Grow Hummingbird Coral Nymph Salvia from seed and create a vibrant, pollinator-friendly garden oasis with this comprehensive guide.
Coral Nymph Salvia is a gorgeous tubular pink and white bicolor flower that can attract hummingbirds and other pollinators to your garden. Their long blooming period, drought-tolerance, and low maintenance needs make them a valuable addition to any landscape.
By growing coral nymph salvia from seed, you can ensure that you have a continuous supply of these vibrant, pollinator-friendly flowers every year. This type of salvia is usually treated as an annual, although it may self-seed and pop up again the following year.
With a little guidance, patience, and care, you can cultivate a beautiful drift of coral nymph salvia that will attract hummingbirds for months to come. Here's how!
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Germinating Coral Nymph Salvia Seeds
I bought these Hummingbird Coral Nymph Salvia seeds from Swallowtail Garden Seeds. Here's what they look like:
Start your salvia seeds 4-6 weeks before your last frost date to give your seedlings plenty of time to put on growth before you plant them in the garden.
Planting the seeds
Prepare your seed starting mix by thoroughly moistening it with water, ensuring it is damp but not soaking wet. Fill your clean and sterilized seed starting trays or pots with the mix, leaving about a quarter-inch of space from the top.
Place the seeds on top of the soil and gently press them down to ensure good contact. These seeds need light to germinate, so don't cover them with soil. Don't forget to label each container with the plant name and date of sowing to keep track of your progress.
Temperature, light and moisture requirements
These seeds prefer a consistently warm temperature, ideally between 70-75°F (21-24°C). A seedling heat mat can help maintain this temperature, especially in cooler conditions.
Place the seed tray under grow lights or in a bright space such as a greenhouse. My grow lights are on a timer that stays on for 16 hours a day, then turns off at night.
Maintaining consistent moisture is also vital. Use a spray bottle to mist the surface once a day. I like to use these self-watering trays that wick moisture from the reservoir up to the soil so the seedlings don't dry out.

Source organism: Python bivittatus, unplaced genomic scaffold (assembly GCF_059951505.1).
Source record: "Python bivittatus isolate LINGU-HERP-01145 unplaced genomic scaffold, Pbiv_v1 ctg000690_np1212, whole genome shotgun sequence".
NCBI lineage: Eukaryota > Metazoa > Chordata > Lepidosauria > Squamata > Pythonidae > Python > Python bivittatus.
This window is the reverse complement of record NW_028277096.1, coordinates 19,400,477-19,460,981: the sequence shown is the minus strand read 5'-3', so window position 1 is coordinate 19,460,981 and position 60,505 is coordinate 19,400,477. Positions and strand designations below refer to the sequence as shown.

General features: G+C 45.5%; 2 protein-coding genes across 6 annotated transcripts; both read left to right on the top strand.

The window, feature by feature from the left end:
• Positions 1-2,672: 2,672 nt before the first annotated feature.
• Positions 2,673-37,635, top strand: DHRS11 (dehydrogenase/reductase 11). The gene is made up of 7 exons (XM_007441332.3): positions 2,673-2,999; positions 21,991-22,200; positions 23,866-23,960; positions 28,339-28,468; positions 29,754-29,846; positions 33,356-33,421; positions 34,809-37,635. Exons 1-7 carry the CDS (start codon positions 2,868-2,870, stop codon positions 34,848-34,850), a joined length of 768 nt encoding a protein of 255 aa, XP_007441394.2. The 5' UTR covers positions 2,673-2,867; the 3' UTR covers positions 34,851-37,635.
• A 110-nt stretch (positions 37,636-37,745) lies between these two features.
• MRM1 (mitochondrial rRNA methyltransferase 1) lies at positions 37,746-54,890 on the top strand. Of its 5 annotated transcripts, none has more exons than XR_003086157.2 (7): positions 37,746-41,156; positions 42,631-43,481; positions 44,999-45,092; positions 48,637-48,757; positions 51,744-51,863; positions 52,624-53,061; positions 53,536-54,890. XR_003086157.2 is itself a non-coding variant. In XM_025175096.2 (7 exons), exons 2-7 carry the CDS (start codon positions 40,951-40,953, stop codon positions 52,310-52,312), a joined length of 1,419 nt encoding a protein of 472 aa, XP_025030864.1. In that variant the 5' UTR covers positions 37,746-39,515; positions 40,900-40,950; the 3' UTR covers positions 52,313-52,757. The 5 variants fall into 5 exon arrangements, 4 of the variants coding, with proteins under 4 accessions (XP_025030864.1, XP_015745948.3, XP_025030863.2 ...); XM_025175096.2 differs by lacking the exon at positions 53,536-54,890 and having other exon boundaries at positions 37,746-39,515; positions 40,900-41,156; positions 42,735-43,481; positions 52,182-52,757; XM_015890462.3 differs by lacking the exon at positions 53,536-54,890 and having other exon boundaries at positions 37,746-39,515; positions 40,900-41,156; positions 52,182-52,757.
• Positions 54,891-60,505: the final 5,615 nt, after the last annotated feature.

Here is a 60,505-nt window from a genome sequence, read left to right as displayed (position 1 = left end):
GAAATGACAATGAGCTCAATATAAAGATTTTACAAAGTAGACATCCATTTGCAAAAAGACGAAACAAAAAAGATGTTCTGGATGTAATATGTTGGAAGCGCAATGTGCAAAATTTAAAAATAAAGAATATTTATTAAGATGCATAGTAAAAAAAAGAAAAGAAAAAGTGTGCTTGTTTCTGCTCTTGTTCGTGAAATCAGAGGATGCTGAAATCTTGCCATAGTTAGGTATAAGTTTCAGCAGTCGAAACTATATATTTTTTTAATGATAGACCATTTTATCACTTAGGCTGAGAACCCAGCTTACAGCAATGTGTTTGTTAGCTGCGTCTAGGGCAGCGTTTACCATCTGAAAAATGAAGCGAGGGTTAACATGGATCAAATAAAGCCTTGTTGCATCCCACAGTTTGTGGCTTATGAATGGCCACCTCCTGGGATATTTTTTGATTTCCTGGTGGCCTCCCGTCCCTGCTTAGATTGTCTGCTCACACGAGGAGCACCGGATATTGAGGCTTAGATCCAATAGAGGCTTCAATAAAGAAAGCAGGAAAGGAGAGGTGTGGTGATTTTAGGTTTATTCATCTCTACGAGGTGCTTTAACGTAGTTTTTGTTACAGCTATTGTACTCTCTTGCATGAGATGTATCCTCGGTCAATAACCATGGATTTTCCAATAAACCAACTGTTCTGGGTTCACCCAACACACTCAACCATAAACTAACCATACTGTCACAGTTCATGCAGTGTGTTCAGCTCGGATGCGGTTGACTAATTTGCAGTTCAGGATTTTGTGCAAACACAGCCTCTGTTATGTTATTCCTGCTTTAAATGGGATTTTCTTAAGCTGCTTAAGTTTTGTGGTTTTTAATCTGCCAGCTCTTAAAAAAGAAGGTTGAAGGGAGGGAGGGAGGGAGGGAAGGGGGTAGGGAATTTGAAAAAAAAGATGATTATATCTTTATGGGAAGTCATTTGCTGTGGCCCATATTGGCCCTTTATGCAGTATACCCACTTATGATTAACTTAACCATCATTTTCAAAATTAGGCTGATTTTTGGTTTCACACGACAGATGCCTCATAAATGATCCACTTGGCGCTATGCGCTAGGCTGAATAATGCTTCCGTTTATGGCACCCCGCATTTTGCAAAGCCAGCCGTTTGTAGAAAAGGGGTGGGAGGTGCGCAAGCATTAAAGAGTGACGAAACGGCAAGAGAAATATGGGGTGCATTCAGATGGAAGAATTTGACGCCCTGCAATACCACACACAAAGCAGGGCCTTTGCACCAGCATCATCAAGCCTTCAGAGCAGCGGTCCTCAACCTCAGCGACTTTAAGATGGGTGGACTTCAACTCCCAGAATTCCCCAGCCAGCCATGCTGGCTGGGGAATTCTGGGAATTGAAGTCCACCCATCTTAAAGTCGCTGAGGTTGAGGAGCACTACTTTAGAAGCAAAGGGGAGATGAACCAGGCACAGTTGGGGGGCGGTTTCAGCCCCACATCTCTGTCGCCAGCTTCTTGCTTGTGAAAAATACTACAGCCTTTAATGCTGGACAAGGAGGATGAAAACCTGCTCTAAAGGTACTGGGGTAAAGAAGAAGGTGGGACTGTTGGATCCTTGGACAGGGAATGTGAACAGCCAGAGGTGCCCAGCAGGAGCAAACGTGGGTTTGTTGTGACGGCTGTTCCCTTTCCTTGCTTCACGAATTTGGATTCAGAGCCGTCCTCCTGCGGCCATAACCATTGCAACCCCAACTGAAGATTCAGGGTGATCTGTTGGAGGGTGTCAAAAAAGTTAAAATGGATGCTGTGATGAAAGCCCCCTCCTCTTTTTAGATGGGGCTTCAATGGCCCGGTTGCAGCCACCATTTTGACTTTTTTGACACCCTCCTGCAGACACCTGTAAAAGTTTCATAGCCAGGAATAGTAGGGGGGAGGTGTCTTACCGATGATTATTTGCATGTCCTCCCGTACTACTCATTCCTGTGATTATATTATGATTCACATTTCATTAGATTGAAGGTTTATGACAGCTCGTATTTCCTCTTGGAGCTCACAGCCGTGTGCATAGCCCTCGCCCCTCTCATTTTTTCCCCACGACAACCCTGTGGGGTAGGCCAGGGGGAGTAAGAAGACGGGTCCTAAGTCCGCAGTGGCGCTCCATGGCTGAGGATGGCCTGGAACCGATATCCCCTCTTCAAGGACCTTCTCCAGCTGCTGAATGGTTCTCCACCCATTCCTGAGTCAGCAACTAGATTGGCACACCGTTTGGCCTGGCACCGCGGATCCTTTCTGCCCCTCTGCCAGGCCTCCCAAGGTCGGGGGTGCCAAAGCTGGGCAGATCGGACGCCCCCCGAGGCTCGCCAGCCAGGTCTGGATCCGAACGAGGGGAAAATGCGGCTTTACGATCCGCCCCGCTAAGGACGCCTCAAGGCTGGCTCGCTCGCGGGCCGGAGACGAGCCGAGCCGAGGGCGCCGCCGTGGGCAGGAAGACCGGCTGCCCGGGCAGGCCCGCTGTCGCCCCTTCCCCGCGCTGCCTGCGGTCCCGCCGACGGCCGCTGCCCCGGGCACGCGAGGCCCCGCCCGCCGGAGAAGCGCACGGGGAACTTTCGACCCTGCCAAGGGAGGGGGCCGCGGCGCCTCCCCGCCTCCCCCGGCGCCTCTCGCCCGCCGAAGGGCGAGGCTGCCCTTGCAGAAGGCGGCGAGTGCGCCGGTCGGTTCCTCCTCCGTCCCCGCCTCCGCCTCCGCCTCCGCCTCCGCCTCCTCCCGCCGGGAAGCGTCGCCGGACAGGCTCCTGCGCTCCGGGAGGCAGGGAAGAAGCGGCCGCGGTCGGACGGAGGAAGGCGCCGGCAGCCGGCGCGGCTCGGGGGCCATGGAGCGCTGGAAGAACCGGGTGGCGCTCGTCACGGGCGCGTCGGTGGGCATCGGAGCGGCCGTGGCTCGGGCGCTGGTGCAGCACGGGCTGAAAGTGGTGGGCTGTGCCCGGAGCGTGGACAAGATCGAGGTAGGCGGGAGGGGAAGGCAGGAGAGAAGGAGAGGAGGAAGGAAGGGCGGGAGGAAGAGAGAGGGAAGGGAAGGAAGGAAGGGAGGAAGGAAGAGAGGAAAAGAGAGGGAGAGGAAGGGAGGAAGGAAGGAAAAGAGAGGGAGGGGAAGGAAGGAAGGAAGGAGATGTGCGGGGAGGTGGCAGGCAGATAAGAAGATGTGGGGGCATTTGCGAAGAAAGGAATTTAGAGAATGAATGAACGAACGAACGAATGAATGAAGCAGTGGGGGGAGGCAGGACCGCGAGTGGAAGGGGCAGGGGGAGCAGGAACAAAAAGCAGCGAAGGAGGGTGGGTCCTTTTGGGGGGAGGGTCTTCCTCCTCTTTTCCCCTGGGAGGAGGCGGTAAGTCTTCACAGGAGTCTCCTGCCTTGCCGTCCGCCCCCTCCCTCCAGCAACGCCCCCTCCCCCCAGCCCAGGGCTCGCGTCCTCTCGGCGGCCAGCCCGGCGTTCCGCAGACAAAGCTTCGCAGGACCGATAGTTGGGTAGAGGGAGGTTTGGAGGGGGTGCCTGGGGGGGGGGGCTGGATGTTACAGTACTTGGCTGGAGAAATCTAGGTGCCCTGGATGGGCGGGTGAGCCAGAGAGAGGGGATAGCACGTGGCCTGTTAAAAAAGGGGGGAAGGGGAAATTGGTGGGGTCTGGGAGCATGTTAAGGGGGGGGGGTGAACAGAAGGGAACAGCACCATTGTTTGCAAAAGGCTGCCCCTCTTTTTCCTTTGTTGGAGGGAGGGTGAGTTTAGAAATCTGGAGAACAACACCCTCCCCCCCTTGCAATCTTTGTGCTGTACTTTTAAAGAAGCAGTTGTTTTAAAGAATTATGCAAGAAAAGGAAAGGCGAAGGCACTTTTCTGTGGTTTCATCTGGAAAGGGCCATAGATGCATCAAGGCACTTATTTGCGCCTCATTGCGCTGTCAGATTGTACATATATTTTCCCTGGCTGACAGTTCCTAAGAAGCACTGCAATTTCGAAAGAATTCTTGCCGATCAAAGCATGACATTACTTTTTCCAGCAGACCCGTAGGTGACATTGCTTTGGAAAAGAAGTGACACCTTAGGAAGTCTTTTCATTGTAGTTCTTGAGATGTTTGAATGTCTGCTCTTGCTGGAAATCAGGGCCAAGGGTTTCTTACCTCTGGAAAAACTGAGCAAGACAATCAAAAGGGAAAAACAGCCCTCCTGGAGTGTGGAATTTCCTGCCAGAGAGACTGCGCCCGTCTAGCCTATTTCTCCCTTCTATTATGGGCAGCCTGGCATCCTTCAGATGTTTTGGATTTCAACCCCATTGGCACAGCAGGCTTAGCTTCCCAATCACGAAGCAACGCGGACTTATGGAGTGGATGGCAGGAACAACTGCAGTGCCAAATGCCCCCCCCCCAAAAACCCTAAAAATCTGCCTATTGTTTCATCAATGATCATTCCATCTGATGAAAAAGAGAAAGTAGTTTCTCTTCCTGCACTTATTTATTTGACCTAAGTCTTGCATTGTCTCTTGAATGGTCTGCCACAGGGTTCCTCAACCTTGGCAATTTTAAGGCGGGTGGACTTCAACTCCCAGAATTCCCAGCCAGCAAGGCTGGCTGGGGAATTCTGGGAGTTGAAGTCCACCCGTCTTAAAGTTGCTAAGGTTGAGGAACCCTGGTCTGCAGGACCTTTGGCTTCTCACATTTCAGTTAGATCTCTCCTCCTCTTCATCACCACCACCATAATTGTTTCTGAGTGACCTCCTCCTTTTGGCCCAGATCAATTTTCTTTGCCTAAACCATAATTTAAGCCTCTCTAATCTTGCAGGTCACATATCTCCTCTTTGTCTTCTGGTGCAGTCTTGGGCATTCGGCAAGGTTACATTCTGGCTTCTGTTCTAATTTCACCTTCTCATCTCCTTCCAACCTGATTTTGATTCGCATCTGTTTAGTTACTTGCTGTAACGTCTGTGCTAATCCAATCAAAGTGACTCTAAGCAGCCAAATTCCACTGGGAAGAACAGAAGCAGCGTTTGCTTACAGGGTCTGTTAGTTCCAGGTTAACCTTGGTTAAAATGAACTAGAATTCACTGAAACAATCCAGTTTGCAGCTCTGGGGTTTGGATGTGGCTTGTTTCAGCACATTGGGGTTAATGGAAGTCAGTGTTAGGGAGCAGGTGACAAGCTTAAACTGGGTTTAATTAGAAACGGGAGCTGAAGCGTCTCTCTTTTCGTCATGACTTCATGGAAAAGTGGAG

Caring for Coral Nymph Salvia Seedlings
Although the seed packet said that germination will occur in 14-21 days, mine started popping up in just four days! Within two weeks, my salvia seedlings developed their first set of true leaves and were looking great!
Good air circulation will help prevent fungal issues and produce stronger stems, so consider placing a small fan nearby to keep the air moving. I use these clip on fans that are attached to each shelf of my grow rack.
As your seedlings emerge, you may need to thin them out to ensure each plant has enough space to grow. Select the strongest-looking seedlings and carefully remove weaker ones, taking care not to disturb the remaining plants' roots. If there are empty cells in the seed tray where nothing germinated, I'll move extra seedlings into those spaces.
I fertilize all my seedlings weekly with a half dose of this fertilizer in a spray bottle. Seed starting mix doesn't have any nutrients in the soil, so you'll need to provide food for your seedlings or they'll start to turn yellow or stop growing altogether.
Planting Coral Nymph Salvia in the Garden
Once your overnight temperatures are at least 50 degrees consistently, you can start preparing your seedlings for planting in the garden or a container.
It's essential to acclimate your seedlings to outdoor conditions through a process called hardening off. Gradually expose them to sunlight, wind, and temperature fluctuations over the course of 7-10 days, increasing the duration of exposure each day.
While it may be tempting to skip this step and put your seedlings straight into the ground, don't risk it! They will most likely suffer transplant shock and die within a few days of planting them in the cold ground.
Prepare the garden bed or container
While your seedlings are hardening off, you can prepare the garden bed or container you'll be planting them in. Salvia requires full sun, so make sure that the spot you choose gets at least 8 hours or more a day.
Loosen the soil, mix in organic matter and compost, and ensure proper spacing to allow each plant room to grow. If you're planting your salvia in the landscape, a distance of 12 to 18 inches apart should suffice. For containers, you can plant one salvia in an 8" pot and one additional seedling for every additional four inches in diameter.
Transplant your salvia seedlings
When it's time to transplant, handle your seedlings gently, taking care not to damage the fragile root systems. Always grab seedlings by a leaf, not the stem! The plant can regrow a leaf, but if the stem breaks, it's done.
Plant them at the same depth as they were in the seed trays or pots, water them thoroughly, and apply a balanced, slow-release fertilizer to give them a great start in their new environment.
Hummingbird Coral Nymph Salvia Care
Once your seedlings are settled in their new garden home, ongoing care and maintenance will ensure their continued success.
Regular watering is crucial, but take care not to overwater. Allow the soil to dry out slightly between waterings to prevent root rot. Mulch will help retain moisture, as well as suppress weeds.
Prune and deadhead spent flowers to encourage bushier growth and prolong the blooming period. If you notice that the blooms are starting to fizzle out, cut the entire plant down by half to start a new flush of growth.
By providing consistent care and attention, you'll cultivate a lush, vibrant garden of Coral Nymph Salvia, creating an attractive habitat for hummingbirds and other pollinators. Happy growing!